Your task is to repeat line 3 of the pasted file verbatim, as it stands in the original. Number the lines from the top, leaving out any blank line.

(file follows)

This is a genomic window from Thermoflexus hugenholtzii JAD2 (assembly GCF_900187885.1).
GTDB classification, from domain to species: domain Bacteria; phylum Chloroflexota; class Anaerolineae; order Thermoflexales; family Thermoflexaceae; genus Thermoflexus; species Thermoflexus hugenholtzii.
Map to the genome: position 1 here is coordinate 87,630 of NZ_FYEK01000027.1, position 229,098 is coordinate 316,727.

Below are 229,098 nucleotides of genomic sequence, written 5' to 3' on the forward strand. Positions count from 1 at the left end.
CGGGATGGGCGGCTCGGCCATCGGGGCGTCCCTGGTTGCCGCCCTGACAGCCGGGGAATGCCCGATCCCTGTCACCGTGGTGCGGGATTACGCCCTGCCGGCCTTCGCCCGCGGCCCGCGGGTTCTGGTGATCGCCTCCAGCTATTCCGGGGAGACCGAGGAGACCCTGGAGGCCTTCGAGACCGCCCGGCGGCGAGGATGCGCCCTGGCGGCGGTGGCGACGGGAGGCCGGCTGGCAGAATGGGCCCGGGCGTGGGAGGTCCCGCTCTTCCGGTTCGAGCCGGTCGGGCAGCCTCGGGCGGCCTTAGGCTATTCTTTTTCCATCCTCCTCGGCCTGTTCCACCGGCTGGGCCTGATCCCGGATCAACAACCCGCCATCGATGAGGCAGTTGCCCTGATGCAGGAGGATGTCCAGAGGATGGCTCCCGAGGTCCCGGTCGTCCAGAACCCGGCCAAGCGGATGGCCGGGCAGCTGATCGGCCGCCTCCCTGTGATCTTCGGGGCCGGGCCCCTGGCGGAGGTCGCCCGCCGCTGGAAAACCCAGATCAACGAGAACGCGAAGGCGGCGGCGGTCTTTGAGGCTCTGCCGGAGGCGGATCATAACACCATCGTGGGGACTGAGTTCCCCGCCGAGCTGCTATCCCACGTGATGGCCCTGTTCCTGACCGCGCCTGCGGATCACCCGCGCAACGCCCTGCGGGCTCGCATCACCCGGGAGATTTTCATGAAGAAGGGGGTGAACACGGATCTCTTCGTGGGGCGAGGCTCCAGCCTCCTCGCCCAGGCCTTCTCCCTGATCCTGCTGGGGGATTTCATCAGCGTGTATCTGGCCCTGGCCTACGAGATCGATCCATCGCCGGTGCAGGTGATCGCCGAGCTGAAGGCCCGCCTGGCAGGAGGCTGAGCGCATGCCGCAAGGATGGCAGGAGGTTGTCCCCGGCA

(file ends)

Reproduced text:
Map to the genome: position 1 here is coordinate 87,630 of NZ_FYEK01000027.1, position 229,098 is coordinate 316,727.